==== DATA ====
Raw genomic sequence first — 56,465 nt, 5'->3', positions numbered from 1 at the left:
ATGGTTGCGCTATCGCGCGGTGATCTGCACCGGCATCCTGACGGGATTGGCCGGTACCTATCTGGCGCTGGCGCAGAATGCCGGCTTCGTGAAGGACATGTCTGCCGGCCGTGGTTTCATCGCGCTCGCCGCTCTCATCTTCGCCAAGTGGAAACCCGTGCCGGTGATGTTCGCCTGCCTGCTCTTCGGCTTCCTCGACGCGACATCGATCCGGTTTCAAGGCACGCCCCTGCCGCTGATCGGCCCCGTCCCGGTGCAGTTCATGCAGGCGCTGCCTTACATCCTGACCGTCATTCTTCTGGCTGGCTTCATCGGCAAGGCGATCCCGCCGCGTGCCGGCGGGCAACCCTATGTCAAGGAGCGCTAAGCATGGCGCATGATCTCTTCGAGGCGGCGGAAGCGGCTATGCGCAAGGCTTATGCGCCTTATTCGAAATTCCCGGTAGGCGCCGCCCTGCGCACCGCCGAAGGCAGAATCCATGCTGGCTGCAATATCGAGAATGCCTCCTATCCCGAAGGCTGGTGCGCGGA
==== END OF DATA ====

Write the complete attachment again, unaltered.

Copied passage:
Raw genomic sequence first — 56,465 nt, 5'->3', positions numbered from 1 at the left:
ATGGTTGCGCTATCGCGCGGTGATCTGCACCGGCATCCTGACGGGATTGGCCGGTACCTATCTGGCGCTGGCGCAGAATGCCGGCTTCGTGAAGGACATGTCTGCCGGCCGTGGTTTCATCGCGCTCGCCGCTCTCATCTTCGCCAAGTGGAAACCCGTGCCGGTGATGTTCGCCTGCCTGCTCTTCGGCTTCCTCGACGCGACATCGATCCGGTTTCAAGGCACGCCCCTGCCGCTGATCGGCCCCGTCCCGGTGCAGTTCATGCAGGCGCTGCCTTACATCCTGACCGTCATTCTTCTGGCTGGCTTCATCGGCAAGGCGATCCCGCCGCGTGCCGGCGGGCAACCCTATGTCAAGGAGCGCTAAGCATGGCGCATGATCTCTTCGAGGCGGCGGAAGCGGCTATGCGCAAGGCTTATGCGCCTTATTCGAAATTCCCGGTAGGCGCCGCCCTGCGCACCGCCGAAGGCAGAATCCATGCTGGCTGCAATATCGAGAATGCCTCCTATCCCGAAGGCTGGTGCGCGGA